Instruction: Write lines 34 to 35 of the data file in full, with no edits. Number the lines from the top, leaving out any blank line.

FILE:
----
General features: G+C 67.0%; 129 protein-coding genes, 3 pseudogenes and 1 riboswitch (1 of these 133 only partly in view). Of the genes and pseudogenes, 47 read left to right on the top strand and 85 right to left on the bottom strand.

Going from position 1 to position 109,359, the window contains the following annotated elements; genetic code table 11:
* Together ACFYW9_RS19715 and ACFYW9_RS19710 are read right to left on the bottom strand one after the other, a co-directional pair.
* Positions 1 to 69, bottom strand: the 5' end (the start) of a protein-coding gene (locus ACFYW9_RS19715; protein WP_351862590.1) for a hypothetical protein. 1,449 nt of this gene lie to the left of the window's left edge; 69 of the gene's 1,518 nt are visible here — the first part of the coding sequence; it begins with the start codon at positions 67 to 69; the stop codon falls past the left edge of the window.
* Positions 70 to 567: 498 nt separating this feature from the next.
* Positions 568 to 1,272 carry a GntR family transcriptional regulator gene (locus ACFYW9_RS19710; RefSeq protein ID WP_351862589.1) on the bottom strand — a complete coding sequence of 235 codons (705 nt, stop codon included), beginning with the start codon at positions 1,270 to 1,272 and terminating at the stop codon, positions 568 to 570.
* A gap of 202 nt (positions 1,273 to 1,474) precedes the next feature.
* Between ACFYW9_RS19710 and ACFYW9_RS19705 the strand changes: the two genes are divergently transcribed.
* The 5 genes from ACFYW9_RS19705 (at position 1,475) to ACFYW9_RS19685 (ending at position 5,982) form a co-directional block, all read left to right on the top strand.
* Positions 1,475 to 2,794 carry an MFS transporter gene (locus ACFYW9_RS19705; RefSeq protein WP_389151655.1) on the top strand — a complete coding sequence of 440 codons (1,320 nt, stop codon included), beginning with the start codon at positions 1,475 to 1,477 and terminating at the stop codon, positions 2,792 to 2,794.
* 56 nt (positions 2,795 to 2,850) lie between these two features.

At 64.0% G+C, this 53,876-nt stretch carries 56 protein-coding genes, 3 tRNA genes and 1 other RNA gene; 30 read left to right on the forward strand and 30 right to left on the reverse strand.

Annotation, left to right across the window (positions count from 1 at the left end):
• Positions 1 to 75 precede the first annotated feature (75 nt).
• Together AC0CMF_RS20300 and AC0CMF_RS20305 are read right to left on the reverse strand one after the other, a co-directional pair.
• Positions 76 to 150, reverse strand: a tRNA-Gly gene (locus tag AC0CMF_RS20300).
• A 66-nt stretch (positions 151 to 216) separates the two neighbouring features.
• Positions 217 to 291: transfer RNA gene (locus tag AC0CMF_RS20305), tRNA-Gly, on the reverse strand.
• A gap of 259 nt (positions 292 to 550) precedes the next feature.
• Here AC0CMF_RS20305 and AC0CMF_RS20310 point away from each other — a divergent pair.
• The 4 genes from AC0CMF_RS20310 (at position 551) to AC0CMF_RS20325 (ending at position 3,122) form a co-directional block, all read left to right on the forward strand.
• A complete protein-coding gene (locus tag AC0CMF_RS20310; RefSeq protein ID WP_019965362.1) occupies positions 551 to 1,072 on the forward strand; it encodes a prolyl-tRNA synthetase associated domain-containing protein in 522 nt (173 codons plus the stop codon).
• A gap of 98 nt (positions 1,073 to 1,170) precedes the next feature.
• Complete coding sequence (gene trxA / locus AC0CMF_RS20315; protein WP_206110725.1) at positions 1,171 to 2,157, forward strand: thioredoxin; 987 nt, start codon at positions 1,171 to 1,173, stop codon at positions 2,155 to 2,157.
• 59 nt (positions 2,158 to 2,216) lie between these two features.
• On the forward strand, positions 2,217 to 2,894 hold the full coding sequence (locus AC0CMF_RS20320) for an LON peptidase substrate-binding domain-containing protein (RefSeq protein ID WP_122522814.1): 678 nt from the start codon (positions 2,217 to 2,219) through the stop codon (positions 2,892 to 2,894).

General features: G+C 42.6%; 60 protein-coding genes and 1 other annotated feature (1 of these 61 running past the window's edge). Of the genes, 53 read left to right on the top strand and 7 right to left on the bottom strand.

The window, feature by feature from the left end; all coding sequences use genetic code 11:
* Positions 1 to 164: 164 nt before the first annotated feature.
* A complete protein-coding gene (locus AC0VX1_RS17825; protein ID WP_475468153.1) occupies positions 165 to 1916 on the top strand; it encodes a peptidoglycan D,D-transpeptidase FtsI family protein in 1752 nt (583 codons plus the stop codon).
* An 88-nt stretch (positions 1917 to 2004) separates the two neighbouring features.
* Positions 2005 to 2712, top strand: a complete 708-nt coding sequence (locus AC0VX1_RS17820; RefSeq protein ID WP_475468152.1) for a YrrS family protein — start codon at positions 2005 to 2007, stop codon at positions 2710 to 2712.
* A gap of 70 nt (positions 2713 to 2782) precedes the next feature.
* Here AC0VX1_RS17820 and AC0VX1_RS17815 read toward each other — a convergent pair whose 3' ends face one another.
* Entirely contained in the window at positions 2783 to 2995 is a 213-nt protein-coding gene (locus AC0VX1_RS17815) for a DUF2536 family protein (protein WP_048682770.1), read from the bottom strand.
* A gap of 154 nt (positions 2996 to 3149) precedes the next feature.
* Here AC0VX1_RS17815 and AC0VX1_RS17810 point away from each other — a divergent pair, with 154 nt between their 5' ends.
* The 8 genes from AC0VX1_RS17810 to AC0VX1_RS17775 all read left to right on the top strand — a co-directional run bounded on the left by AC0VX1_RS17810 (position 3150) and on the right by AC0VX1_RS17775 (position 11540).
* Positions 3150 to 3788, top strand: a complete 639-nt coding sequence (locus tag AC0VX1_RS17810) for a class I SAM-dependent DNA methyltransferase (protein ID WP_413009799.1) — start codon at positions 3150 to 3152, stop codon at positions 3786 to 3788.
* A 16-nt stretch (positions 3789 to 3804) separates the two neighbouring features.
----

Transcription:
* Here AC0VX1_RS17820 and AC0VX1_RS17815 read toward each other — a convergent pair whose 3' ends face one another.
* Entirely contained in the window at positions 2783 to 2995 is a 213-nt protein-coding gene (locus AC0VX1_RS17815) for a DUF2536 family protein (protein WP_048682770.1), read from the bottom strand.